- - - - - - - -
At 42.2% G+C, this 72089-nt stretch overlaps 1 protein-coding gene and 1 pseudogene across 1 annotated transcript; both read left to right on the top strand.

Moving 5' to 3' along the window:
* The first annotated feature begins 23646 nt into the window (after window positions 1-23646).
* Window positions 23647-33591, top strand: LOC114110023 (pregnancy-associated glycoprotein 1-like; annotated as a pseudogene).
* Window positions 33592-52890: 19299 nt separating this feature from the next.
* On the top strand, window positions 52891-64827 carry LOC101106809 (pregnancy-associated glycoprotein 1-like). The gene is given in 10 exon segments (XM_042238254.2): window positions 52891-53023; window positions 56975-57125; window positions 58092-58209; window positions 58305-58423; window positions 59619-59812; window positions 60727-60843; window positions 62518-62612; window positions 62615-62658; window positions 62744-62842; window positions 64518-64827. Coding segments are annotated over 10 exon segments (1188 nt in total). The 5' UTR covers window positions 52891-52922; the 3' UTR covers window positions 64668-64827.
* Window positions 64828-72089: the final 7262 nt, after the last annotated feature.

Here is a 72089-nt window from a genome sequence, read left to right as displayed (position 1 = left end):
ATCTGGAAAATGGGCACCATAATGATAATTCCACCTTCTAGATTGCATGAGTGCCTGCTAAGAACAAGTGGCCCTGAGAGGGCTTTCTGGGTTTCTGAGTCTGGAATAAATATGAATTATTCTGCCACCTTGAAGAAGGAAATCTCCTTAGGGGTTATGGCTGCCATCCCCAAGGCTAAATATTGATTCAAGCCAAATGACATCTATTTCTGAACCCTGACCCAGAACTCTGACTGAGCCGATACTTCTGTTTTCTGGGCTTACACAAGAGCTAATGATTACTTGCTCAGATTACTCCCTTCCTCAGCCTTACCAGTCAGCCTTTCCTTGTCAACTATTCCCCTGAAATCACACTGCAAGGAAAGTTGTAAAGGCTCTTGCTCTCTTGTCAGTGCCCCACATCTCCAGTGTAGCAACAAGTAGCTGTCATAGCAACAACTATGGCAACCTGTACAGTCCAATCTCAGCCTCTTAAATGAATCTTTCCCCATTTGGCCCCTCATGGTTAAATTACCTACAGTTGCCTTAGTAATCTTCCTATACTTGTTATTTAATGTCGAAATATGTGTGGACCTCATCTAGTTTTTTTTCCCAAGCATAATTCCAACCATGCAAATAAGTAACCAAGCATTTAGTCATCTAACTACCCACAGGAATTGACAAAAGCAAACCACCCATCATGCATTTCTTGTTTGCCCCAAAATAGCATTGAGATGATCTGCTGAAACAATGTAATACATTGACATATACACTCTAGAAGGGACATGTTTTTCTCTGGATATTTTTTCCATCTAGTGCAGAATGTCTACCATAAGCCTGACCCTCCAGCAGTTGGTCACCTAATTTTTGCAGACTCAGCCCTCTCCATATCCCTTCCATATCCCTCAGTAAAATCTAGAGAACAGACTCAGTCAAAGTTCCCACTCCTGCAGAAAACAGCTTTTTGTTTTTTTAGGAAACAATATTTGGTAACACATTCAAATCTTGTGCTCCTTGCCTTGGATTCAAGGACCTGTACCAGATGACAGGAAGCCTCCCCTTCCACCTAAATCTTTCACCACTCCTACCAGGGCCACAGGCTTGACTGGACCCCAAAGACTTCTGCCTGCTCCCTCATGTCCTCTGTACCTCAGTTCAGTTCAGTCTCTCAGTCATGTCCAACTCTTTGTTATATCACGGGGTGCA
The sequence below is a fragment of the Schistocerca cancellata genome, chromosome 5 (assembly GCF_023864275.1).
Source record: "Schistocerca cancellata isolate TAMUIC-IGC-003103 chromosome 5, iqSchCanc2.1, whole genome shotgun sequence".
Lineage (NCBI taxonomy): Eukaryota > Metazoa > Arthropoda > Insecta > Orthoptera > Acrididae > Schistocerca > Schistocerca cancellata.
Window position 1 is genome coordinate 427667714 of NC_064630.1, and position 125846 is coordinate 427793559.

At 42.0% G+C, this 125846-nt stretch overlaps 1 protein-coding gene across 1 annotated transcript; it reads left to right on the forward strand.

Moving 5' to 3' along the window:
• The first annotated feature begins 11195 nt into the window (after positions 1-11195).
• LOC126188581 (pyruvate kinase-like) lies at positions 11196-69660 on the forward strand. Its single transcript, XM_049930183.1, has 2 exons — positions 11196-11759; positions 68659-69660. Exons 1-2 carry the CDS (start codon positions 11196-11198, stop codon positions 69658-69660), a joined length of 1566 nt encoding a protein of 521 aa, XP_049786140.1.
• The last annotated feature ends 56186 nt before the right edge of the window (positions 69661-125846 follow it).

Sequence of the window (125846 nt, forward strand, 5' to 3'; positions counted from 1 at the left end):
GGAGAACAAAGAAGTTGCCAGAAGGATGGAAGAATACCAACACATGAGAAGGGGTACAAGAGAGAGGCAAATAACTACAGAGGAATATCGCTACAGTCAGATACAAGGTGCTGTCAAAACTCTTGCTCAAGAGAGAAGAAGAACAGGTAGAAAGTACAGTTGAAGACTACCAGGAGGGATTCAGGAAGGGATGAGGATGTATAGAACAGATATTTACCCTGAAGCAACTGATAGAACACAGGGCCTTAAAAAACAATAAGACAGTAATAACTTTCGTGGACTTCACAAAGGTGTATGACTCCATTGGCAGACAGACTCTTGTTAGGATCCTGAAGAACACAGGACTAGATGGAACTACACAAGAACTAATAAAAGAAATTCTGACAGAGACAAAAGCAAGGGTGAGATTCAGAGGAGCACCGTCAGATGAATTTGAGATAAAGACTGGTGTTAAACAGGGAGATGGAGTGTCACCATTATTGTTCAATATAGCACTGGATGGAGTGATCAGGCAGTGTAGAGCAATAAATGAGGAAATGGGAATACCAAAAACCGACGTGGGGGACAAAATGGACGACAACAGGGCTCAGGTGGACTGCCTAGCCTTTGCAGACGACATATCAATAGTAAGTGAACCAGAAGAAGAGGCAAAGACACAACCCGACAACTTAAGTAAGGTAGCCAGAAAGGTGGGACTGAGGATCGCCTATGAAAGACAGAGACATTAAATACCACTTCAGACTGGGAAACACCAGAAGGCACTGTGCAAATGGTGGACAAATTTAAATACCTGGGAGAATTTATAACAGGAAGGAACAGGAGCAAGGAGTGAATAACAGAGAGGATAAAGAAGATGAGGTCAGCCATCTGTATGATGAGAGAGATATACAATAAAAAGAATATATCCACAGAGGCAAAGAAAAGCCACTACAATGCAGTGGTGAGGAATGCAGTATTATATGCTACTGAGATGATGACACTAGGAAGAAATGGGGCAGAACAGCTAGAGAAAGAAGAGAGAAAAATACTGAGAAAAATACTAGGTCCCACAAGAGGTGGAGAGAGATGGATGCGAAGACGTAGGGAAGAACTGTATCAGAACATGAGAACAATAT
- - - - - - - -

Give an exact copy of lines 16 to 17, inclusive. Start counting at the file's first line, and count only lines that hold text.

• The first annotated feature begins 11195 nt into the window (after positions 1-11195).
• LOC126188581 (pyruvate kinase-like) lies at positions 11196-69660 on the forward strand. Its single transcript, XM_049930183.1, has 2 exons — positions 11196-11759; positions 68659-69660. Exons 1-2 carry the CDS (start codon positions 11196-11198, stop codon positions 69658-69660), a joined length of 1566 nt encoding a protein of 521 aa, XP_049786140.1.